After the wound armature 116 has been transferred to the wire cutting station B as described above, an unwound armature 106 (FIG. 7) is moved into the winding station A between the chucks 3E and a cutter assembly, generally designated 1102, is positioned between the armatures l0 and MN). The fliers li and the shield 54l are then appropriately moved to hook parts 106 of the wires W over selected commutator tangs 26' of the unwound armature 100 and the fliers 58 rotated to commence the winding of coils in the unwound armature I00. Depending upon the winding pattern used, the armature may be first indexed by mechanism (not shown) forming part of the armature winding machine 60. In any event, the tightly wound coils of wire effectively clamp themselves to the armature I60 whereupon the connecting wire portions 57 between the wound armature l0 and the armature I00, which is now being wound, can safely be cut away after a few turns or coils of wire have been wound.

Referring to FIGS. 7 and 8, the cutter assembly 1102 is designed to cut the connecting wire portions 56 immediately adjacent the end of the shaft 104i of the unwound armature Wt) opposite from its commutator M and includes a cutter support plate 106 mounted for vertical movement with respect to a bracket 110 mounted on a plate 112 or the like which is fixed with respect to the bed of the machine. Mounted on the bracket 1110 is a vertically mounted fluid operated cutter positioning cylinder Ill-4i having an upwardly projecting piston rod lll6 connected to the cutter support plate 106. A vertically extending guide rod 118 connected to the support plate I08 passes through bushings I20 and an aperture in the fixed bracket 110 in parallel relation to the piston rod 116. The entire cutter assembly 12 is movable from a lower position, as indicated by the part thereof shown in FIG. 6, to an upper position, as shown in FIG. 7, by operation of the cutter positioning cylinder 1114-, the cutter assembly 102 being guided in this movement by the guide rod I118. Suitable stops (not shown) associated with the cutter assembly 1102 or with the piston rod 116 may be used to accurately determine the extreme upper and lower positions of the cutter assembly 102.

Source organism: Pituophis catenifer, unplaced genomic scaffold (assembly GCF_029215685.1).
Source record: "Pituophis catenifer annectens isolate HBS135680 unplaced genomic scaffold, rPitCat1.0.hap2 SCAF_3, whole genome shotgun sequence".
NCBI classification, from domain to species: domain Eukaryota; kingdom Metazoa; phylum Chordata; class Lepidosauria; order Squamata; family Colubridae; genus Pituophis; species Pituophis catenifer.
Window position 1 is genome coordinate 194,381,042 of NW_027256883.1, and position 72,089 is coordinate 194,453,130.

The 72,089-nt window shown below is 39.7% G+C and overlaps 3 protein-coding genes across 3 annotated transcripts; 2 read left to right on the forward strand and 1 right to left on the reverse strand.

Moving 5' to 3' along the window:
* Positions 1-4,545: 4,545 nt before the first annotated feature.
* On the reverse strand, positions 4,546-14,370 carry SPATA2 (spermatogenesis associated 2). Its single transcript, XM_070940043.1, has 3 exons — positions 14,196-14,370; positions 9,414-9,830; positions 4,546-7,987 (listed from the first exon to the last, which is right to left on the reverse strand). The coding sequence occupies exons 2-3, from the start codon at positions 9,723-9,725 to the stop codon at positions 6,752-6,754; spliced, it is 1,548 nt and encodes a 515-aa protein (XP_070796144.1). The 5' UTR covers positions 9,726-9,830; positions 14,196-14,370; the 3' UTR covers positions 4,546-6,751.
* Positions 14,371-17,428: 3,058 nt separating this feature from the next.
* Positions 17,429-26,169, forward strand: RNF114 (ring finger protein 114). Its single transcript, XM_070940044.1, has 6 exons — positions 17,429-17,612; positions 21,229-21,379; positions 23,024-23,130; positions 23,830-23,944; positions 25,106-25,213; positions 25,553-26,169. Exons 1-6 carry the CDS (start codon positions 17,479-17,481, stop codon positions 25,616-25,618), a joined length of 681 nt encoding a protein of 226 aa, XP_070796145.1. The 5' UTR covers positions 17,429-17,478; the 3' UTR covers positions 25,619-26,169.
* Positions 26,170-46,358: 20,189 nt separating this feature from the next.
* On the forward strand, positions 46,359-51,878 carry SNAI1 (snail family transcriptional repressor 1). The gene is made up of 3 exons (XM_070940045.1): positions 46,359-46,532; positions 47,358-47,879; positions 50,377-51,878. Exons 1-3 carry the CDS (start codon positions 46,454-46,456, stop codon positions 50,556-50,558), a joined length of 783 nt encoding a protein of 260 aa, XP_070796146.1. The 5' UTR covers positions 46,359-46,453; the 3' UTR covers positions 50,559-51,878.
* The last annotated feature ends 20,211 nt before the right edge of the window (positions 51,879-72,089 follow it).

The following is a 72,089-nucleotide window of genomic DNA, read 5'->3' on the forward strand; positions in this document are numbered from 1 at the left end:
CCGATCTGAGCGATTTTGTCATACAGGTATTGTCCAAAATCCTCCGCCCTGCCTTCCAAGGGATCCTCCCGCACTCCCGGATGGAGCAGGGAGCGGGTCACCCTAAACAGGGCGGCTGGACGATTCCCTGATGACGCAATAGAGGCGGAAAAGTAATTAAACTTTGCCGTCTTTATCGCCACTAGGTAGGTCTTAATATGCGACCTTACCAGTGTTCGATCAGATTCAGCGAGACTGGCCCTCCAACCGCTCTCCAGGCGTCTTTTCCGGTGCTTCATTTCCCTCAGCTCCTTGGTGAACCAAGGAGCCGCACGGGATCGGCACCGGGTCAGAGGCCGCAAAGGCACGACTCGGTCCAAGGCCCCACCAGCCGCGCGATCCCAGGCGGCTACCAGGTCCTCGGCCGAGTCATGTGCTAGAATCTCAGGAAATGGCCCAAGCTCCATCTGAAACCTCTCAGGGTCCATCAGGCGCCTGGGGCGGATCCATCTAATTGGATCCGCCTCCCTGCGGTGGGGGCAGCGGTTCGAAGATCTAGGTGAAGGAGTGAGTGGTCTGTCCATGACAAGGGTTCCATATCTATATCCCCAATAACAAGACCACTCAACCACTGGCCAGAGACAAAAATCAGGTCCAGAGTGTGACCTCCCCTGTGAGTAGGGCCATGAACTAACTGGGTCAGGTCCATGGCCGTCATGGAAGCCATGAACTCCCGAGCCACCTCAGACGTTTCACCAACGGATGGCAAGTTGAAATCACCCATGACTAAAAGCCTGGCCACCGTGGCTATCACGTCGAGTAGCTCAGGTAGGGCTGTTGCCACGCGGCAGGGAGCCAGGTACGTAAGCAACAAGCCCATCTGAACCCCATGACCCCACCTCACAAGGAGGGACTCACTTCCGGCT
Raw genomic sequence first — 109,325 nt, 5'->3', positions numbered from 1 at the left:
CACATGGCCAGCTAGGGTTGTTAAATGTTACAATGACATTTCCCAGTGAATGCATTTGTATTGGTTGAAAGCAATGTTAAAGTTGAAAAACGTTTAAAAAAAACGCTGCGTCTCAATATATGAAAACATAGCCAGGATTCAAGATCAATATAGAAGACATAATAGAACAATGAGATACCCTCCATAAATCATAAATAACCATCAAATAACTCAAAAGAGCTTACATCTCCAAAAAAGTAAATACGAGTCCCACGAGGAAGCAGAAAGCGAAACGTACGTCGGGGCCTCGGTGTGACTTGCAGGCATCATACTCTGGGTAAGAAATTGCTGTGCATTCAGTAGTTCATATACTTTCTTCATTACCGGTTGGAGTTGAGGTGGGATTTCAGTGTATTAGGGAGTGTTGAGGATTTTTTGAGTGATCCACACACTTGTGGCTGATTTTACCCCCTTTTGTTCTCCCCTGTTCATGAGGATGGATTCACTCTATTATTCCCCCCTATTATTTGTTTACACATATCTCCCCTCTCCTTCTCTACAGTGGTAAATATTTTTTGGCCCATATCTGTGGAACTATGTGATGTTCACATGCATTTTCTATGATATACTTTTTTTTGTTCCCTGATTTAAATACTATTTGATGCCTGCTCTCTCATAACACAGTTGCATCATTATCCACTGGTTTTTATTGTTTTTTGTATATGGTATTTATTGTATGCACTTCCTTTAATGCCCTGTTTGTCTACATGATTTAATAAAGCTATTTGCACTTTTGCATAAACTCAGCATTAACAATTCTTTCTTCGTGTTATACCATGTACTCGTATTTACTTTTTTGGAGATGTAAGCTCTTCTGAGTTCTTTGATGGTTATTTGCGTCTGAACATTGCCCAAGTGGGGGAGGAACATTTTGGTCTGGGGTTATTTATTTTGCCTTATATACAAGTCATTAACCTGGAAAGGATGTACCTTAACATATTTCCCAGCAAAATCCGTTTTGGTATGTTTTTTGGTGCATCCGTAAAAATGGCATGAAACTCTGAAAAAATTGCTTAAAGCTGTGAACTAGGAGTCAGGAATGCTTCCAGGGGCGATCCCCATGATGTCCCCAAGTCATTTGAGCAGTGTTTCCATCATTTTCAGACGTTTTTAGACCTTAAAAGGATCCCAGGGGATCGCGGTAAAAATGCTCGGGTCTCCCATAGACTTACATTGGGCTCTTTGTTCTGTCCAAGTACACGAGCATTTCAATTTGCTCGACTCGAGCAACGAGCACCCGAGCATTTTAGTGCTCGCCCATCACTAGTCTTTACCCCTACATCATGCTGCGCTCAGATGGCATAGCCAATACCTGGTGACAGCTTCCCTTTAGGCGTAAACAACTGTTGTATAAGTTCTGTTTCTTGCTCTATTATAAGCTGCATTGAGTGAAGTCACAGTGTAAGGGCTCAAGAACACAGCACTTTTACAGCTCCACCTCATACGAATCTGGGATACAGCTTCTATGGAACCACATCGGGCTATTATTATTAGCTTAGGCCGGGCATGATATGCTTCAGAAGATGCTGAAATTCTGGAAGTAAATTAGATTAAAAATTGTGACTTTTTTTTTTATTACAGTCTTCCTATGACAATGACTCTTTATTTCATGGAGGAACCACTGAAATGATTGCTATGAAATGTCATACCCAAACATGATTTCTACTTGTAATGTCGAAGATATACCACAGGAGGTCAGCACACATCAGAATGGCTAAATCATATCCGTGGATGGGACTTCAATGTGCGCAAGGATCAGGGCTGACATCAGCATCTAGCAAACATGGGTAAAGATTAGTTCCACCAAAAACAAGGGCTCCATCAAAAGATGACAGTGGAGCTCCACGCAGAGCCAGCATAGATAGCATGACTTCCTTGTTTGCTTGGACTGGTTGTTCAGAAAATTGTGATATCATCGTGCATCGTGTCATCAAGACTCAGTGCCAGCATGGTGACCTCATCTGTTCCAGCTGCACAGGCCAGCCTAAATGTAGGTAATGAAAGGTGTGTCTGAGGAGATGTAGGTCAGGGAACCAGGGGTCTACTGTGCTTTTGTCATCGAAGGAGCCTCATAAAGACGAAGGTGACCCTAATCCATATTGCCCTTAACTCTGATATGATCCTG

Mounted on top of the cutter support plate 108 is a doublecutter mechanism, generally designated 122, which includes a narrow upwardly extending fixed cutter plate 124, mounted on the cutter support plate M16 having, as viewed in FIG. 6, an upper, left side, vertically extending cutting edge I26 and a lower, right side, vertically extending cutting edge I28. Cooperating with the fixed cutter plate 1124 is a double-edge knife blade having left and right, upper and lower, vertically extending cutting edges 132 and 134-, respectively, the knife blade 130 being mounted for rotation about a horizontal axis on the fixed cutting plate 124- by a pivot pin 136. Pivotally connected to the bottom of the knife blade 130 is a drive link I36 which is affixed to one end ofa cutter drive rod M0 journaled for rotation in a bore in the fixed cutter plate 124. The cutter drive rod 140 is affixed to a drive link 142 which in turn is pivotally mounted upon a fixture 144 fixed to the piston rod 146 of a fluid-operated cutter drive cylinder 148 mounted on the cutter support plate 108.